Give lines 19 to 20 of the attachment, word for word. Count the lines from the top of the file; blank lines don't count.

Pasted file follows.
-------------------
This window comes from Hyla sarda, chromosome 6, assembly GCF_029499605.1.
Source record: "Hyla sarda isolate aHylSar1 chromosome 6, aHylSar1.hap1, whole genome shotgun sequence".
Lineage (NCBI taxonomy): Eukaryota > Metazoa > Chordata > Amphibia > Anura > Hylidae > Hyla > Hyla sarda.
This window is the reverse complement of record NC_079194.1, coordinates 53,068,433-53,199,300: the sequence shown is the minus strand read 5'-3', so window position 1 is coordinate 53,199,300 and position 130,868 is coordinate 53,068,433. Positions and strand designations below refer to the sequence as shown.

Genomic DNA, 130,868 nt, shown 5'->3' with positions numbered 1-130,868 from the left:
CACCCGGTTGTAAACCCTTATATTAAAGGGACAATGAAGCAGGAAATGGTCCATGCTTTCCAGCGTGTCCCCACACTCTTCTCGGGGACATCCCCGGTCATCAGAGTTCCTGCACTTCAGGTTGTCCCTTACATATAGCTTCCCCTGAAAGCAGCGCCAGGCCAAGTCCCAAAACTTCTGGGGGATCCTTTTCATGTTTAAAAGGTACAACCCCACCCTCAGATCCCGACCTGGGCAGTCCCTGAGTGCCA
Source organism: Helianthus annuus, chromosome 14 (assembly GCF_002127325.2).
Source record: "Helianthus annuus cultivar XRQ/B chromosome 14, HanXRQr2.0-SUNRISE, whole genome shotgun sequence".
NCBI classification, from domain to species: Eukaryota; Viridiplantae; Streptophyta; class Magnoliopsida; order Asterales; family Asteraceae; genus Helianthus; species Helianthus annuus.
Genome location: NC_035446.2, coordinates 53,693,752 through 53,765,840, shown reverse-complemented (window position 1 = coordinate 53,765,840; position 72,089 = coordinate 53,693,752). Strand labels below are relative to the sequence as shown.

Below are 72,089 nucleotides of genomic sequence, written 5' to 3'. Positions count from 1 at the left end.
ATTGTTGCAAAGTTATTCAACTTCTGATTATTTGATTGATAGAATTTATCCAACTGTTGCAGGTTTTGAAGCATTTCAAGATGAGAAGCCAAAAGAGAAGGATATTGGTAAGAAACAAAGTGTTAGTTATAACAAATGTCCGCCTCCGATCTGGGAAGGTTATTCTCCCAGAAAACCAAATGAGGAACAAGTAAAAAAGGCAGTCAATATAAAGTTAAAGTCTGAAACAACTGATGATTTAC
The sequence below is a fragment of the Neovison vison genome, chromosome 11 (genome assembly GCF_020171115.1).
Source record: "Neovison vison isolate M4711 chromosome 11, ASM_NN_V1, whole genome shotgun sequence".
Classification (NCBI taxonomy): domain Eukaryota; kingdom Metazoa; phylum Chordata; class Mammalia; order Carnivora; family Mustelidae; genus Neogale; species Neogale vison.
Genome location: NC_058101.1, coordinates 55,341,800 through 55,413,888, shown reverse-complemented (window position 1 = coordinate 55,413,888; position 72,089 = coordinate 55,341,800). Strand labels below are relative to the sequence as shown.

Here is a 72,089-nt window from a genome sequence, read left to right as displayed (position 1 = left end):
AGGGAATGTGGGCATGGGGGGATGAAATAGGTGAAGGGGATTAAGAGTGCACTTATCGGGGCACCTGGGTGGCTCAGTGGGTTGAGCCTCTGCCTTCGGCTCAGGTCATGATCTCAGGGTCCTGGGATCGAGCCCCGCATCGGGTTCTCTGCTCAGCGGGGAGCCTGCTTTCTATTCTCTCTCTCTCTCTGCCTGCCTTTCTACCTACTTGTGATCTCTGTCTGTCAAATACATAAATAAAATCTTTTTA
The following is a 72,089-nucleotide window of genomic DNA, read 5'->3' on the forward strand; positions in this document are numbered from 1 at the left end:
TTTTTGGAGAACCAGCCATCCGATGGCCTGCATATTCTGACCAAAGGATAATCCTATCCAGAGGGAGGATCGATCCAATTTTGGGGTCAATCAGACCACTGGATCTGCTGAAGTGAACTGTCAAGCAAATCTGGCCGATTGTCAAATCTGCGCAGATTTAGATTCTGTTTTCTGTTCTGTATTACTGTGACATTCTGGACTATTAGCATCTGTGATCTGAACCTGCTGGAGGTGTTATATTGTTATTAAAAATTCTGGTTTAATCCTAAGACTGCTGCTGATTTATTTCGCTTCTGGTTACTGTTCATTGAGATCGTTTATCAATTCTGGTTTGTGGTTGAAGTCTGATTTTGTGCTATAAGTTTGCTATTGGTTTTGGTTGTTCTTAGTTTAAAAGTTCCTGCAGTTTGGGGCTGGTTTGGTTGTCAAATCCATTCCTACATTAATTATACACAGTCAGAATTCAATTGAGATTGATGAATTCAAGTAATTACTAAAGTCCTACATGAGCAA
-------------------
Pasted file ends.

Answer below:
The following is a 72,089-nucleotide window of genomic DNA, read 5'->3' on the forward strand; positions in this document are numbered from 1 at the left end:
TTTTTGGAGAACCAGCCATCCGATGGCCTGCATATTCTGACCAAAGGATAATCCTATCCAGAGGGAGGATCGATCCAATTTTGGGGTCAATCAGACCACTGGATCTGCTGAAGTGAACTGTCAAGCAAATCTGGCCGATTGTCAAATCTGCGCAGATTTAGATTCTGTTTTCTGTTCTGTATTACTGTGACATTCTGGACTATTAGCATCTGTGATCTGAACCTGCTGGAGGTGTTATATTGTTATTAAAAATTCTGGTTTAATCCTAAGACTGCTGCTGATTTATTTCGCTTCTGGTTACTGTTCATTGAGATCGTTTATCAATTCTGGTTTGTGGTTGAAGTCTGATTTTGTGCTATAAGTTTGCTATTGGTTTTGGTTGTTCTTAGTTTAAAAGTTCCTGCAGTTTGGGGCTGGTTTGGTTGTCAAATCCATTCCTACATTAATTATACACAGTCAGAATTCAATTGAGATTGATGAATTCAAGTAATTACTAAAGTCCTACATGAGCAA